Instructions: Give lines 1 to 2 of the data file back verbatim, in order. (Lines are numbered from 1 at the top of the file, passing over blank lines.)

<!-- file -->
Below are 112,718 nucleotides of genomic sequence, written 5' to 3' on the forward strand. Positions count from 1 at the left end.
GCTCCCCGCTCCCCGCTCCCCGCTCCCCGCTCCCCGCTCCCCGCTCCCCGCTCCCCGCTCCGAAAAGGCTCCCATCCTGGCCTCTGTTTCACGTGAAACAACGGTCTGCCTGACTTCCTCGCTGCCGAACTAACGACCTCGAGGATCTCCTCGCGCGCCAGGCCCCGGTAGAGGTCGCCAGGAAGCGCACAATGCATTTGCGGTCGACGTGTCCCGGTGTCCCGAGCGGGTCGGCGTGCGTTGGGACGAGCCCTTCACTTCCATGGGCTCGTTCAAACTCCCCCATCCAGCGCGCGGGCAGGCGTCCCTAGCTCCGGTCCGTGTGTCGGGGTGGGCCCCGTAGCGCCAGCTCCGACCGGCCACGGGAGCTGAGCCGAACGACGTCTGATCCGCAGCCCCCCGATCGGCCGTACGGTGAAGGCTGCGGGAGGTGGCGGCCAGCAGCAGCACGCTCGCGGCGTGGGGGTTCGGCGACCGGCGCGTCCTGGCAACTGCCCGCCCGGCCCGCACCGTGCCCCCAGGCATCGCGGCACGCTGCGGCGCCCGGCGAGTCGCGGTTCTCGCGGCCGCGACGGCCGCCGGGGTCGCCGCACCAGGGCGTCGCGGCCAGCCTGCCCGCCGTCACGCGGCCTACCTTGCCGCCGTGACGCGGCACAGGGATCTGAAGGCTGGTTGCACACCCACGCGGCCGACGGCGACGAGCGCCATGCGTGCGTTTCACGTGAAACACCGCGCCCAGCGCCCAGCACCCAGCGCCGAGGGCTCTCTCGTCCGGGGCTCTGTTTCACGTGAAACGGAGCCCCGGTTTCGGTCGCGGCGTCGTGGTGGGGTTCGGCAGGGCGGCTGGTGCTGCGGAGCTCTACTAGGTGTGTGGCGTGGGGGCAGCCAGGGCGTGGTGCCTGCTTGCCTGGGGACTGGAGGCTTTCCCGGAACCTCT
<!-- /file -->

Below are 112,718 nucleotides of genomic sequence, written 5' to 3' on the forward strand. Positions count from 1 at the left end.
GCTCCCCGCTCCCCGCTCCCCGCTCCCCGCTCCCCGCTCCCCGCTCCCCGCTCCCCGCTCCGAAAAGGCTCCCATCCTGGCCTCTGTTTCACGTGAAACAACGGTCTGCCTGACTTCCTCGCTGCCGAACTAACGACCTCGAGGATCTCCTCGCGCGCCAGGCCCCGGTAGAGGTCGCCAGGAAGCGCACAATGCATTTGCGGTCGACGTGTCCCGGTGTCCCGAGCGGGTCGGCGTGCGTTGGGACGAGCCCTTCACTTCCATGGGCTCGTTCAAACTCCCCCATCCAGCGCGCGGGCAGGCGTCCCTAGCTCCGGTCCGTGTGTCGGGGTGGGCCCCGTAGCGCCAGCTCCGACCGGCCACGGGAGCTGAGCCGAACGACGTCTGATCCGCAGCCCCCCGATCGGCCGTACGGTGAAGGCTGCGGGAGGTGGCGGCCAGCAGCAGCACGCTCGCGGCGTGGGGGTTCGGCGACCGGCGCGTCCTGGCAACTGCCCGCCCGGCCCGCACCGTGCCCCCAGGCATCGCGGCACGCTGCGGCGCCCGGCGAGTCGCGGTTCTCGCGGCCGCGACGGCCGCCGGGGTCGCCGCACCAGGGCGTCGCGGCCAGCCTGCCCGCCGTCACGCGGCCTACCTTGCCGCCGTGACGCGGCACAGGGATCTGAAGGCTGGTTGCACACCCACGCGGCCGACGGCGACGAGCGCCATGCGTGCGTTTCACGTGAAACACCGCGCCCAGCGCCCAGCACCCAGCGCCGAGGGCTCTCTCGTCCGGGGCTCTGTTTCACGTGAAACGGAGCCCCGGTTTCGGTCGCGGCGTCGTGGTGGGGTTCGGCAGGGCGGCTGGTGCTGCGGAGCTCTACTAGGTGTGTGGCGTGGGGGCAGCCAGGGCGTGGTGCCTGCTTGCCTGGGGACTGGAGGCTTTCCCGGAACCTCT